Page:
I remember how it came on. Fast. Without warning. Suddenly, I was all fired up, as if I’d just been jump started.

I turned on some music, cranked the volume, and then began dancing. I couldn’t help myself. I was overcome with a desire to move. An hour passed before I finally took a rest.

Lounging upright on the couch, my body swayed wildly to the music pumping out of my speakers. I jumped to my feet, turned the volume up a notch, and then headed to the kitchen to brew a cup of coffee. I did a quick jig as I waited for the water to boil. Coffee. It was the dead of night.

I sat down with my coffee and stared out the window. I had so many brilliant ideas swimming inside my head. I grabbed for the nearest pen and tried to jot them all down on a scrap piece of printer paper. My mind raced and my hands moved rapidly. Every silly spelling error prompted laughter.

And then…

Tears. Overwhelmed by a sudden urge to end my life, I began sobbing uncontrollably. It was an angry depression. A pulsating rage swept over me. I threw myself face down onto the couch, punched my fist into the cushion and screamed into a pillow.

There’s a reason I began this post with a depiction of my affective disorder.

Because it brings up the theme of “extremes.”

Having struggled with schizoaffective disorder for over a decade, I’m all too familiar with extreme thoughts, emotions, and behaviours. I’ll admit, learning to balance these extremes has been a long and difficult journey through countless bouts of mania and depression.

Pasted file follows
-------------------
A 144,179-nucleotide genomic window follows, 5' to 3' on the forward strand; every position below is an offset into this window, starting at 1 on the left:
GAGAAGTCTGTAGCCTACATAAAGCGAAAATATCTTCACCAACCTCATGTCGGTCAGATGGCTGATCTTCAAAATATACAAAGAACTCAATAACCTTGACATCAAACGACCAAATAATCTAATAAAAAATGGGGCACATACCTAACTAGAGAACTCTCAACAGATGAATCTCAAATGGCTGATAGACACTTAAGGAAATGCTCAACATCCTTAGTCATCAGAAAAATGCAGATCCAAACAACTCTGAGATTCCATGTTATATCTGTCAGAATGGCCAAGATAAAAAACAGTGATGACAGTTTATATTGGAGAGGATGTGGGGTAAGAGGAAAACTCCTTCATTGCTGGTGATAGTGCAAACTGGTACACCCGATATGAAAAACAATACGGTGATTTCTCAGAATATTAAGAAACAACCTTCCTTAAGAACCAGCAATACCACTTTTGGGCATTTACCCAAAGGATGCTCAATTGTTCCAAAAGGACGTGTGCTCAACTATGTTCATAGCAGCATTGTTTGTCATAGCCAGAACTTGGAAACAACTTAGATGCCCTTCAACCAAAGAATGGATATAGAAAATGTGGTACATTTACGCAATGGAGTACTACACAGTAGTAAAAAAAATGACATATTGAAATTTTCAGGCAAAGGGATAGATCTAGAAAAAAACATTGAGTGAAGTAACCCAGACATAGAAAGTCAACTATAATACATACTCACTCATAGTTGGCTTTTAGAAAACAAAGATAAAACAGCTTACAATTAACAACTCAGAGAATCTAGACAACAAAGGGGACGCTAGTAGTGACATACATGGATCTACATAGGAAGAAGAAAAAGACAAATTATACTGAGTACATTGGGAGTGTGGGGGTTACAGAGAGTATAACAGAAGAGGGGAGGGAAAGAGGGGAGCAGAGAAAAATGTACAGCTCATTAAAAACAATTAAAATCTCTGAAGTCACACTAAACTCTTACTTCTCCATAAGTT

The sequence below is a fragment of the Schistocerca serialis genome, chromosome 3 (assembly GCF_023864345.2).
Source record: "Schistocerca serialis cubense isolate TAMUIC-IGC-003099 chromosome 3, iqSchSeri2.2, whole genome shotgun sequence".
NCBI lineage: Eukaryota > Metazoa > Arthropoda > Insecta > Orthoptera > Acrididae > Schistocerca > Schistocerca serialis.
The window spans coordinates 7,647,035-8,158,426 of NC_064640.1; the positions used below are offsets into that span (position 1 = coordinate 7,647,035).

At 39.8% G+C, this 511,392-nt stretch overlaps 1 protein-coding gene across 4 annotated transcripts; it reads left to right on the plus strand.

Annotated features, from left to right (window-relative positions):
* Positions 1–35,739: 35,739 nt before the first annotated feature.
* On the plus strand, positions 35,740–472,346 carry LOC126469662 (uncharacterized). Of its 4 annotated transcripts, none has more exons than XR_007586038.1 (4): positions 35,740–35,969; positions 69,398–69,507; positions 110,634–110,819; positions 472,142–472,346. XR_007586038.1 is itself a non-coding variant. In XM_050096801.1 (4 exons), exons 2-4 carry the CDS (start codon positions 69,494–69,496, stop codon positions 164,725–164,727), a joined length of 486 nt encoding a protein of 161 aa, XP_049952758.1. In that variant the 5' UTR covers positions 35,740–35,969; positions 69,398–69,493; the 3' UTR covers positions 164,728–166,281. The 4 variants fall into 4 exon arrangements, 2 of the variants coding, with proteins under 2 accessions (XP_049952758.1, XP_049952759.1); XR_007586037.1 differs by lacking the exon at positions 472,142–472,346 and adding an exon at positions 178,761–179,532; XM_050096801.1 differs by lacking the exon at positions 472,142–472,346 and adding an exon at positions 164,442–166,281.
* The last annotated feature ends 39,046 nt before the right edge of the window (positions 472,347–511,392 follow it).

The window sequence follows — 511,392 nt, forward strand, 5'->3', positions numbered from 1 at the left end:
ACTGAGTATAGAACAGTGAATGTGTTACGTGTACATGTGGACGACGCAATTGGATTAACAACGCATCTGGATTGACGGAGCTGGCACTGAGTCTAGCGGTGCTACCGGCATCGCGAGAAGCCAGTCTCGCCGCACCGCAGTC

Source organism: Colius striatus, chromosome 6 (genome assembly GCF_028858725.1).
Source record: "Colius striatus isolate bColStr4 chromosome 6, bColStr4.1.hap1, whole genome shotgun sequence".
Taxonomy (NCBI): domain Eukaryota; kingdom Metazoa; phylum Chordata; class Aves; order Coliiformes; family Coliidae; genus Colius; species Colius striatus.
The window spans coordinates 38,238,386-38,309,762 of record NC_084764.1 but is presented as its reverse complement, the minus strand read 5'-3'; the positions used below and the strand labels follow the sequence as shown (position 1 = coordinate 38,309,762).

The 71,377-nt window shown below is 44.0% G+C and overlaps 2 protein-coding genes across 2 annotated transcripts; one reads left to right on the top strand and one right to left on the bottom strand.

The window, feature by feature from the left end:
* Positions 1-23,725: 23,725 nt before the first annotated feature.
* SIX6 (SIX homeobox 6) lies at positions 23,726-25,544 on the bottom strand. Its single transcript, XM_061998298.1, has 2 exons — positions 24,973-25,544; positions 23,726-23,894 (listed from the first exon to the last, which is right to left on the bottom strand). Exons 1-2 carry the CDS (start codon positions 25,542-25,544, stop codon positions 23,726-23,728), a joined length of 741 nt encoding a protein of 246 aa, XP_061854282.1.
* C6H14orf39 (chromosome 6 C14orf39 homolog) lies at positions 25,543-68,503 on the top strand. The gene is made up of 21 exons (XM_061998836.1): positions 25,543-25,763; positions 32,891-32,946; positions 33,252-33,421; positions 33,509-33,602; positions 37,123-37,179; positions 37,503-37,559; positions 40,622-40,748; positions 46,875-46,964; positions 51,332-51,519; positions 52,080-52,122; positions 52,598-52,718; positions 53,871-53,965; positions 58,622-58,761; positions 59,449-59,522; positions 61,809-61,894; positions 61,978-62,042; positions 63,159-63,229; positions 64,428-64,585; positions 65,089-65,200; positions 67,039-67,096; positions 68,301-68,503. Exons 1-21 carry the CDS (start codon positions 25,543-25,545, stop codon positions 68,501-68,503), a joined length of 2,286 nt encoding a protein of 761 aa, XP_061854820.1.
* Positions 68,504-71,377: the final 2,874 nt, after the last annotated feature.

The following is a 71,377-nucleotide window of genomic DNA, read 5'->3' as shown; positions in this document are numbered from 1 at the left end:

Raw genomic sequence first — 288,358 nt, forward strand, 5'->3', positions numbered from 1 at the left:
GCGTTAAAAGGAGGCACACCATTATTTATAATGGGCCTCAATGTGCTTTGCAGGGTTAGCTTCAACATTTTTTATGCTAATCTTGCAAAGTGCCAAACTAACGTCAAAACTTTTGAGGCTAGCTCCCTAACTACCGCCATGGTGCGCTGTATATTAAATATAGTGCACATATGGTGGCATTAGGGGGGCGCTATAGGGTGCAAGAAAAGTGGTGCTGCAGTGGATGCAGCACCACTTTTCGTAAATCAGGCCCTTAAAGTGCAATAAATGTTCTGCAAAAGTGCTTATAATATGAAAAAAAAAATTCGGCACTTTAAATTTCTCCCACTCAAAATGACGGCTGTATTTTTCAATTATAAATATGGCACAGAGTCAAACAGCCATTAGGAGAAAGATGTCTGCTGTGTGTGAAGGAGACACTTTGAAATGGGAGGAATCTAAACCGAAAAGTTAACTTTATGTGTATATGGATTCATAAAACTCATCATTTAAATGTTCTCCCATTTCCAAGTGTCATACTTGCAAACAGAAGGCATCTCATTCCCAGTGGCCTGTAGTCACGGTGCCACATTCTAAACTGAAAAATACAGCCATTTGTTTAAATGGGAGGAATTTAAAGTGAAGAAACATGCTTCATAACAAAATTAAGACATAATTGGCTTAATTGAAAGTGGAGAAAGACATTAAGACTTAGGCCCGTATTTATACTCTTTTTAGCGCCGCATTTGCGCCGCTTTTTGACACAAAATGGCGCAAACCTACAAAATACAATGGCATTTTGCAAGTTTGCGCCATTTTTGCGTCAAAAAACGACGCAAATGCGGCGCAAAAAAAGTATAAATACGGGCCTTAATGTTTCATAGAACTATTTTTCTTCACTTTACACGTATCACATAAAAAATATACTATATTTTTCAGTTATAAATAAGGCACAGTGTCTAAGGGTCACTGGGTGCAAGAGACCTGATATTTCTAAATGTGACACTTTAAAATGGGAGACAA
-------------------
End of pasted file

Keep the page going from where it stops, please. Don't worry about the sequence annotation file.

I’ve spent a great part of my life going from one extreme to the other. Prone to black and white thinking, I lived a decade bouncing between reckless self-destruction and obsessive self-improvement. I only ever saw two options. I was going to be 100% well, or 100% unwell. No middle ground.

Going from one extreme to the other takes a hefty toll, and as a result, I wasn’t in good condition when I first began seeing a therapist. It took three years of therapy for me to gain insight into my black and white thinking. But my time and effort paid off. Today, I associate balance with fulfillment and happiness.

Becoming goal-oriented has played a significant role in learning to live a balanced life.

Currently, one of my goals is to ride twenty kilometers in the upcoming Ride Don’t Hide event on June 26. I’ve been training for the past two months.

I’ve been out for a few rides this week, and have a few more planned for the weekend. I rode 10 kilometers today – a personal record. I’m looking forward to achieving my goal of riding twenty kilometers next month. I love the feeling of achievement in the morning. Feels like…victory (kudos if you get the “Apocalypse Now” allusion).

Everyone has a reason for riding in Ride Don’t Hide. Everyone rides for something or someone. I ride to celebrate my recovery and the satisfaction it brings me. What makes my recovery so satisfying is knowing I’ve finally achieved the balance I’ve been searching for. I’ve found my sweet spot – somewhere between the extremes.